correlated"  (negative values of k are allowed as well, but unless you know what
you're  doing  they're unrecommended, as some correlation constraints may appear
where  no correlation exists). When the value of k raises also the threshold for
two alerts for being considered as correlated raises. A high value of k may just
lead           to          an          empty          correlation          graph

- clusterfile:  File  where  the  clustered  alerts  will be saved by the module
(default       if      not      specified:      /var/log/snort/clustered_alerts)

- cluster_max_alert_interval:   Maximum  time  interval,  in  seconds,  occurred
between  two  alerts  for considering them as part of the same cluster (default:
14400   seconds,  i.e.  4  hours).  Specify  0  for  this  option if you want to
cluster   alerts   regardlessly   of   how   much  time  occurred  between  them

- cluster:  Clustering  hierarchy  or  list  of  hierarchies  to  be applied for
grouping     similar     alerts.     This     option     needs    to    specify:
	-- class: Class of the cluster node. It may be src_addr, dst_addr, src_port
			or dst_port
	-- name: Name for the clustering node
	-- range: Range of the clustering node. It can include a single port or IP
			address, an IP range (specified as subnet x.x.x.x/x), or a port
			range (specified as xxx-xxx)

- database:  If Snort saves its alerts to a database and the module was compiled
 with   database   support   (e.g.   --with-mysql)  this  option  specifies  the
 information   for   accessing   that   database.   The   fields   in  side  are
	-- type: DBMS to be used (so far MySQL and PostgreSQL are supported)
	-- name: Database name
	-- user: Username for accessing the database
	-- password: Password for accessing the database
	-- host: Host holding the database

- database_parsing_interval:  The  interval  that should occur between a read of
the alerts from database and the next one (default if not specified: 30 seconds)

- hashtable_cleanup_interval: The interval that should occur from the cleanup of
the  hashtable  of  TCP  streams and the next one (default if not specified: 300
seconds).  Set  this  option  to  0 for performing no cleanup on the stream hash

- max_hash_pkt_number: Maximum number of packets that each element of the stream
hash  table  should  hold,  set  it  to  0  for  no  limit (default value if not
specified: 1000)

- manual_correlations_parsing_interval: Interval in seconds between an execution
of  the  thread for parsing the alert correlations manually set and the next one
(default       value       if       not       specified:       120      seconds)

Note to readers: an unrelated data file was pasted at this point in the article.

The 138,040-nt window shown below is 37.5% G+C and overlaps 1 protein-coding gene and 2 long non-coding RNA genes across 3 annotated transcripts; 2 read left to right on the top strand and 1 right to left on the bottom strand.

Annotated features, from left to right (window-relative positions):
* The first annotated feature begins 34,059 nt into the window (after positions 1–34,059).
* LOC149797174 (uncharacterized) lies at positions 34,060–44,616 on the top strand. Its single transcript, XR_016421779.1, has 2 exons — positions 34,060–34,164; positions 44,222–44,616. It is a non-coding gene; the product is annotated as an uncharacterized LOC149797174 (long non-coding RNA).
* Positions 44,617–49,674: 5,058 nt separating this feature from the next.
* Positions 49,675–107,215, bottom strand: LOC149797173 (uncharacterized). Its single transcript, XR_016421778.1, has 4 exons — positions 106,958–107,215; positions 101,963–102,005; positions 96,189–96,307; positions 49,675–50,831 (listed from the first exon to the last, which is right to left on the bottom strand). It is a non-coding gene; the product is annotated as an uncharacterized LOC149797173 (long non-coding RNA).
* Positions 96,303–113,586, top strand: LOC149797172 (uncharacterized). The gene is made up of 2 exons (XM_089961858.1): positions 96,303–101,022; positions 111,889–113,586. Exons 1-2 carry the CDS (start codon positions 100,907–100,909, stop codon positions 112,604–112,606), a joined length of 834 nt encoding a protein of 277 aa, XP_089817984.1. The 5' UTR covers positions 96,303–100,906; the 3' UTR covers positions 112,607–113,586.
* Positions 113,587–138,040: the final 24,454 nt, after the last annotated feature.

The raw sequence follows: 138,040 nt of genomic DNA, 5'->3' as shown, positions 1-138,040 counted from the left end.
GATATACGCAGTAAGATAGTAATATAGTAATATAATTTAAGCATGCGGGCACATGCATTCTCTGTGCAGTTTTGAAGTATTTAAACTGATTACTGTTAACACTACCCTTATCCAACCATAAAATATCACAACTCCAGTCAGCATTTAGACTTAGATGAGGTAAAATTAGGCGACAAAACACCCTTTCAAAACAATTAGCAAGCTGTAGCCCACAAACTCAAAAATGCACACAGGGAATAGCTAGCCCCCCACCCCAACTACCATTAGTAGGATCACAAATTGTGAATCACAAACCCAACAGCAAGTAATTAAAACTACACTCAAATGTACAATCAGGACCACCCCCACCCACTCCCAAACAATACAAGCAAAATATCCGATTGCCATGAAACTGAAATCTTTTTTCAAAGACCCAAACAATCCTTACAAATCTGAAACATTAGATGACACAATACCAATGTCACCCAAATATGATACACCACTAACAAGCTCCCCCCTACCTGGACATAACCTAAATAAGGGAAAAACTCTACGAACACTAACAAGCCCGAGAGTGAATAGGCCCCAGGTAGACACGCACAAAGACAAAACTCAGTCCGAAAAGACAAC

- neural_clustering_interval:  Interval  in  seconds between an execution of the
thread  for  clustering  (using  k-means)  the alerts on the output layer of the
neural  network in order to recognize likely attack scenarios, and the next one.
Set  this  to  0  if  you want no clusterization (default if not specified: 1200

- neural_network_training_interval:  Interval in seconds between an execution of
the  thread  for  training the neural network using the set of recent alerts and
the     next     one    (default    if    not    specified:    43200    seconds)

- neural_train_steps:  Number  of  steps  to take in each training cycle for the
neural                   network                  (default:                  10)

- output_database:  Specify this option if you want to save the outputs from the
module  (correlated  alerts,  clustered  alerts,  alerts  information  and their
associated    packets   streams,   and  so  on)  to  a  relational  database  as
well  (by  default  the module only saves the alerts on static plain files). The
options    here   are   the   same   specified   for   the   'database'   option.
The  structure  of this database can be seen in the files schemas/*.sql (replace
to  * the name of your DBMS). If you want to initialize the tables needed by the
module,   just   give   the   right  file  to  your  database,  e.g.  for  MySQL
$ mysql -uusername -ppassword dbname < schemas/mysql.sql

- output_neurons_per_side: Number of output neurons per side on the output layer
of  the  neural network (that is a rectangular matrix). A higher number allows a
higher  granularity  over  similar  alerts, but a linear increment of this value
produces  a  squared  increment of the computational complexity for the training
and    evaluation    algorithms   (default   value   if   not   specified:   20)

- tcp_stream_expire_interval:  The  interval that should occur for marking a TCP
stream as "expired", if no more packets are received inside of that and it's not
"marked"    as    suspicious   (default   if   not   specified:   300   seconds)

- use_knowledge_base_correlation_index: Set this option to 0 if you do not want
to use the knowledge base alert correlation index (default value if not
specified: 1)

- use_stream_hash_table: Set this option to 0 if you do not want to use the
hash table for storing the streams of packets associated to alerts, this is a
good choice on a system where many alerts are triggered (default value if not
specified: 1)

- webserv_banner:  Banner of the web server, to be placed on the error pages and
in           the           "Server"          HTTP          reply          header

- webserver_dir:  Directory  containing  the  contents of the web server running
over      the      module      (default      if      none      is     specified: